Crypto regulation is coming soon to the U.S. There were 96 crypto-related bills introduced throughout the U.S. in the first six weeks of 2022. On March 9th, President Biden signed an executive order on Ensuring Responsible Development of Digital Assets. The executive order signals the Federal government will engage comprehensively. The Order lays out a national policy for digital assets across six key priorities:
consumer and investor protection;
U.S. leadership in the global financial system and economic competitiveness;
Already, lobbying efforts in crypto have heated up. According to a recent study, companies that engage in crypto-related businesses spent at least $4.9 million in lobbying in 2021, up 116% from 2020.
One of the unique lobbying efforts is from the new Lobby3 DAO. It was started by Andrew Yang, a former U.S. Presidential candidate known for championing innovative political ideas. Lobby3 aims to bring the voices of the Web3 community to Washington DC. It also aims to provide greater transparency to the process. Lobby3 token holders will be able to vote and influence which policy ideas and strategic directions Lobby3 takes. So far, the DAO has raised 120 eth (approx. $360,000). The DAO’s goal is to raise 3 million to set up a national advocacy infrastructure.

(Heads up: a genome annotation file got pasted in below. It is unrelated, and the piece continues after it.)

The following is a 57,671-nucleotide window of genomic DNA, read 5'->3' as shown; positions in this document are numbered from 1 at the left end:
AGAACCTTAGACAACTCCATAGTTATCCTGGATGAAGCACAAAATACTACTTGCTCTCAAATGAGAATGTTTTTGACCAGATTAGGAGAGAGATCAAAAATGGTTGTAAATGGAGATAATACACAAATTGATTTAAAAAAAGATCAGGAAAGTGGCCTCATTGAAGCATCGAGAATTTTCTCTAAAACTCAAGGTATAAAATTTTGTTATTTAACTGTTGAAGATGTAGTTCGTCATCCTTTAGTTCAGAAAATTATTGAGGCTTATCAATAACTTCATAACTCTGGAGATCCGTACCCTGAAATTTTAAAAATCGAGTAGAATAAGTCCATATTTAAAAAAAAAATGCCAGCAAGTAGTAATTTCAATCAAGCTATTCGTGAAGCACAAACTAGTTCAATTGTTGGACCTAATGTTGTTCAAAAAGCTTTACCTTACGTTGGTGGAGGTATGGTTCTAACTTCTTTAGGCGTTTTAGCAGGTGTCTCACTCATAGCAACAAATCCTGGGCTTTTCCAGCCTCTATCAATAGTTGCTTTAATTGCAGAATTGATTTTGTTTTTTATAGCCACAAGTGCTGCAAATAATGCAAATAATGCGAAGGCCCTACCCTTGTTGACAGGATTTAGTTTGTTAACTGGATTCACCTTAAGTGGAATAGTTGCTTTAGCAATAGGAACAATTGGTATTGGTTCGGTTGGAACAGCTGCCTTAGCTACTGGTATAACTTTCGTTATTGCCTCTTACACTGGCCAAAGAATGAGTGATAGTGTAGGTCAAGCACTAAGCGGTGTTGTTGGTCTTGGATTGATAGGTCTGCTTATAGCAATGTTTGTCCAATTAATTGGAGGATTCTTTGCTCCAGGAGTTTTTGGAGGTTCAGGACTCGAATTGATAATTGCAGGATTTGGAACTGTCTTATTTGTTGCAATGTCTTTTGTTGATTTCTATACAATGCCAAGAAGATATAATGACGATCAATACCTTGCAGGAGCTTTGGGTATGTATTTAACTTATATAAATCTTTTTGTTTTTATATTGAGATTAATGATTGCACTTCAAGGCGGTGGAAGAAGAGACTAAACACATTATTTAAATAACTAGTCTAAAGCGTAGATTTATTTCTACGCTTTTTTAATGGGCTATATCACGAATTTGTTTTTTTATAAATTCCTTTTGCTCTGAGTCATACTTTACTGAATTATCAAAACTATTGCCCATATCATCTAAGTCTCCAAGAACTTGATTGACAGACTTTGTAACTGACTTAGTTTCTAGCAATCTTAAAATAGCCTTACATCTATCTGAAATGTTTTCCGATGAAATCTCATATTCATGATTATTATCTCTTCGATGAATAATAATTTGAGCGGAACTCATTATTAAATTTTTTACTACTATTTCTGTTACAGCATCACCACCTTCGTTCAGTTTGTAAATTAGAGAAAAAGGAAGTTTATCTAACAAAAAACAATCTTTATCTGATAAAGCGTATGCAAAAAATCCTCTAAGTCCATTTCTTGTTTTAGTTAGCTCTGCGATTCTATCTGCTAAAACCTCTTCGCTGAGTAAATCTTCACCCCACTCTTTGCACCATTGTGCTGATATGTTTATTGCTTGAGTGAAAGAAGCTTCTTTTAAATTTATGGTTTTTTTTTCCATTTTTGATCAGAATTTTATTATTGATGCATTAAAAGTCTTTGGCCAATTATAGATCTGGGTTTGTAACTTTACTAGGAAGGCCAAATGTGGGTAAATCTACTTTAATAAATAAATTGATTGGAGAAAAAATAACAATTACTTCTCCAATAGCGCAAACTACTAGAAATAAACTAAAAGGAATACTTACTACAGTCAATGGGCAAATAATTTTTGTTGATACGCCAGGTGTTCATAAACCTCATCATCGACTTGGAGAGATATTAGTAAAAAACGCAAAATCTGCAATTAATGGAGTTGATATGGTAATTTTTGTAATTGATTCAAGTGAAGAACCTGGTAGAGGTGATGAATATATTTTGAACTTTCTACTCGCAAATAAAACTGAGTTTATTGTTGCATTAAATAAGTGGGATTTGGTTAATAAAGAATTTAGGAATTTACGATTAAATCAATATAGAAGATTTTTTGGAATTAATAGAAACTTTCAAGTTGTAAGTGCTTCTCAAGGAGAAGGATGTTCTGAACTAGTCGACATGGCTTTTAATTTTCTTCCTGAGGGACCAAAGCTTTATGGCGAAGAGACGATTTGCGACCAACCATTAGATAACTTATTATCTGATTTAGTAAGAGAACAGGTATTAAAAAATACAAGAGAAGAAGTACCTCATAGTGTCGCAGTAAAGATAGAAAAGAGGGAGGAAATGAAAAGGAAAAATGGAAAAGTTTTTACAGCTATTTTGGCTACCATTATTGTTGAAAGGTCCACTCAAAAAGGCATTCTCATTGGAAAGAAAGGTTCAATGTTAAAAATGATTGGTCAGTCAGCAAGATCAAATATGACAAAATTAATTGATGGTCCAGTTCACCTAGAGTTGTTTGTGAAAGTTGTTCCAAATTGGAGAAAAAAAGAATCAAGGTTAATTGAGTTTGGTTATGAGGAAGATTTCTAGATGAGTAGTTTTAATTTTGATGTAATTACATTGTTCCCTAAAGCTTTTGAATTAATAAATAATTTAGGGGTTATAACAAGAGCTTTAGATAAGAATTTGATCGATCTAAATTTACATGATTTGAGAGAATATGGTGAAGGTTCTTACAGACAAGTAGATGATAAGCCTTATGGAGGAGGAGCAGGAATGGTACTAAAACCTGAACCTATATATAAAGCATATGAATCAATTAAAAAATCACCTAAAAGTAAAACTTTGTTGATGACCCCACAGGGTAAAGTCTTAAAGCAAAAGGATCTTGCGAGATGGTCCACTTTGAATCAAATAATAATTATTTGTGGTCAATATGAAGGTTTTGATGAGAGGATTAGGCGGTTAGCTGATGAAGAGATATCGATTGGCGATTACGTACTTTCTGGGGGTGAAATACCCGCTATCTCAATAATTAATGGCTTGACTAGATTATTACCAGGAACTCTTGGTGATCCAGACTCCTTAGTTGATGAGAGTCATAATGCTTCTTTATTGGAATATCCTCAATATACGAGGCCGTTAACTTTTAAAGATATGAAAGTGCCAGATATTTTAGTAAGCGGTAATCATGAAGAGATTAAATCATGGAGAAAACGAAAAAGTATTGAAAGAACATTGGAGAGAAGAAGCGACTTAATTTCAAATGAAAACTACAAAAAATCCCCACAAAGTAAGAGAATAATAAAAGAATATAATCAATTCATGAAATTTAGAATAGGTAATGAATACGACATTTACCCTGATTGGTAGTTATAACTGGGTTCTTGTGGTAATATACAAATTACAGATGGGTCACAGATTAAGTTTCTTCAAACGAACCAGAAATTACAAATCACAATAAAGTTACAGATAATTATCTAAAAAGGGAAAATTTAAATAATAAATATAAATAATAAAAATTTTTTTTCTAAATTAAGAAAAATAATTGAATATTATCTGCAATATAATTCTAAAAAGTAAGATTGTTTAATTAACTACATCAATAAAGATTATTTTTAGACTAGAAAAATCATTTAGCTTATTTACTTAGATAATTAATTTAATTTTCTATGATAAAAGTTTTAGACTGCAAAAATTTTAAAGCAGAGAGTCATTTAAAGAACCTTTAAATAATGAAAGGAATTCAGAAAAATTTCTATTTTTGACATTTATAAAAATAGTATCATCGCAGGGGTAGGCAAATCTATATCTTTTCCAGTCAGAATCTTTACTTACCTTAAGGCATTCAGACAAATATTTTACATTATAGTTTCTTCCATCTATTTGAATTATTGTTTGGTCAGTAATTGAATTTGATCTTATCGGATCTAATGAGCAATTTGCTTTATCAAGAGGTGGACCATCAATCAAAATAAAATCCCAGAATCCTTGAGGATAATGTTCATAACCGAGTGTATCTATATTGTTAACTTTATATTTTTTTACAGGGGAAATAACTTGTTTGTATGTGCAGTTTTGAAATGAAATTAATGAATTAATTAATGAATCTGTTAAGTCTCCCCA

The novelty of cryptocurrencies requires novel regulatory policies. It has long been clear that applying securities regulations from the 1930s is ill-suited. But it is unknown what final crypto rules or regulations may develop. One thing for sure is there are numerous federal agencies involved across the complex web of U.S. financial regulators. It will also take some time to finalize. For most federal regulations, the rule-making activity involves a several-step process before rules are concrete.
The stakes are high with regulations on cryptocurrency. We are about to enter an age of global monetary competition, where national currencies must earn their place in someone’s wallet portfolio every hour of every day, even among citizens of their own countries, as pointed out Parag Khanna and Balaji S. Srinivasan in the Foreign Policy article Great Protocol Politics. Bitcoin has already proven itself as decentralized and global. Aggressive U.S. regulations on bitcoin and cryptocurrency would push innovation outside the U.S., but no regulations could make it difficult for the mainstream users to differentiate the legitimate projects from scams.